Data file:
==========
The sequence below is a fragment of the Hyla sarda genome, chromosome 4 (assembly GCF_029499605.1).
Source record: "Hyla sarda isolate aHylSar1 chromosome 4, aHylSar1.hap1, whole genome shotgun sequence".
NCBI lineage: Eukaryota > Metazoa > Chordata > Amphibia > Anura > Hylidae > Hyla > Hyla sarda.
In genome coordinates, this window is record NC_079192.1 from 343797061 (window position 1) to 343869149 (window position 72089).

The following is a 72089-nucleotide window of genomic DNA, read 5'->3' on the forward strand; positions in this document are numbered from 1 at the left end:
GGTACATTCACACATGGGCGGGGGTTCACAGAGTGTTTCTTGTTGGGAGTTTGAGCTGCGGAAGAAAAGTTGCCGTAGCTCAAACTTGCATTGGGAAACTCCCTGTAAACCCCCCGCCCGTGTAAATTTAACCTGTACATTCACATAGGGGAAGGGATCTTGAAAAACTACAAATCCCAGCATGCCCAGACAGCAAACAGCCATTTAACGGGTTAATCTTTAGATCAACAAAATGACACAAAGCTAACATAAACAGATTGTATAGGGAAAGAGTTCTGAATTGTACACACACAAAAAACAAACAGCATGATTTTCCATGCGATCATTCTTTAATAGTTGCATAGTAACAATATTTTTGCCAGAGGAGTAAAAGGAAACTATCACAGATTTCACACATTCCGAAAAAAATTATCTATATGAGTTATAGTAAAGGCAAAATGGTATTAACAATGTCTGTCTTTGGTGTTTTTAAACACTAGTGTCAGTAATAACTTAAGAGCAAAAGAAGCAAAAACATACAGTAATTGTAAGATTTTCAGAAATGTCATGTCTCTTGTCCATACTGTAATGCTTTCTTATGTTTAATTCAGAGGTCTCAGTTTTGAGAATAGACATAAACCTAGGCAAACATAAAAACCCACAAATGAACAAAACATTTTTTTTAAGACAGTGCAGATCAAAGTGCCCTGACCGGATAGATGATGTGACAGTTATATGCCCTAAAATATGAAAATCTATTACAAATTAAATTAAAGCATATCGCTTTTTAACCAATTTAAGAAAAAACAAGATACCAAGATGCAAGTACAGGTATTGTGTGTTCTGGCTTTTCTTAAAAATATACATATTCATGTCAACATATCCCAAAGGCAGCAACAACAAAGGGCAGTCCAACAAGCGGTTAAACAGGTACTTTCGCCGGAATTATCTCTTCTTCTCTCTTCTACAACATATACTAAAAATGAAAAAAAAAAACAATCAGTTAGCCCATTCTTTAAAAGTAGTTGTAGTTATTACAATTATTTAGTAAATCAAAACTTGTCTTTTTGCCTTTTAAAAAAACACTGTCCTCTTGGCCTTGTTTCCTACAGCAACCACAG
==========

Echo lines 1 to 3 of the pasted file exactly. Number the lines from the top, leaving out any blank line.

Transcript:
The sequence below is a fragment of the Hyla sarda genome, chromosome 4 (assembly GCF_029499605.1).
Source record: "Hyla sarda isolate aHylSar1 chromosome 4, aHylSar1.hap1, whole genome shotgun sequence".
NCBI lineage: Eukaryota > Metazoa > Chordata > Amphibia > Anura > Hylidae > Hyla > Hyla sarda.